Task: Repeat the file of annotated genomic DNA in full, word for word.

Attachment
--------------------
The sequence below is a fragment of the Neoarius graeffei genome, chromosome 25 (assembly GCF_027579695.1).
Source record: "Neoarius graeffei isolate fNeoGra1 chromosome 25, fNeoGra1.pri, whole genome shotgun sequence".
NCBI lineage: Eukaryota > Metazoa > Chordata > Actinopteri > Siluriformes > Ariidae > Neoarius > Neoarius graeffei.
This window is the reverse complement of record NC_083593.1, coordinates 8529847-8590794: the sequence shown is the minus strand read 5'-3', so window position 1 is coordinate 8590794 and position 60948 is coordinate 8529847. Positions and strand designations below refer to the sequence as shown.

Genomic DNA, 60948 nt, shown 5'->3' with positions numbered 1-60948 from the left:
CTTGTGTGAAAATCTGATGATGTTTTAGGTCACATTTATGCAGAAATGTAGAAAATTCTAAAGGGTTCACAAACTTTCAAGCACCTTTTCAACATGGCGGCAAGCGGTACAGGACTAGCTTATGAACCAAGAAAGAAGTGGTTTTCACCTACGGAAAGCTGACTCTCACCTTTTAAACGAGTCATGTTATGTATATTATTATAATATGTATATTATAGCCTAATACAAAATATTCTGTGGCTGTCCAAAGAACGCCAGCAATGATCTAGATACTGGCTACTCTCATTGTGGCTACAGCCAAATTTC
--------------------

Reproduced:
The sequence below is a fragment of the Neoarius graeffei genome, chromosome 25 (assembly GCF_027579695.1).
Source record: "Neoarius graeffei isolate fNeoGra1 chromosome 25, fNeoGra1.pri, whole genome shotgun sequence".
NCBI lineage: Eukaryota > Metazoa > Chordata > Actinopteri > Siluriformes > Ariidae > Neoarius > Neoarius graeffei.
This window is the reverse complement of record NC_083593.1, coordinates 8529847-8590794: the sequence shown is the minus strand read 5'-3', so window position 1 is coordinate 8590794 and position 60948 is coordinate 8529847. Positions and strand designations below refer to the sequence as shown.

Genomic DNA, 60948 nt, shown 5'->3' with positions numbered 1-60948 from the left:
CTTGTGTGAAAATCTGATGATGTTTTAGGTCACATTTATGCAGAAATGTAGAAAATTCTAAAGGGTTCACAAACTTTCAAGCACCTTTTCAACATGGCGGCAAGCGGTACAGGACTAGCTTATGAACCAAGAAAGAAGTGGTTTTCACCTACGGAAAGCTGACTCTCACCTTTTAAACGAGTCATGTTATGTATATTATTATAATATGTATATTATAGCCTAATACAAAATATTCTGTGGCTGTCCAAAGAACGCCAGCAATGATCTAGATACTGGCTACTCTCATTGTGGCTACAGCCAAATTTC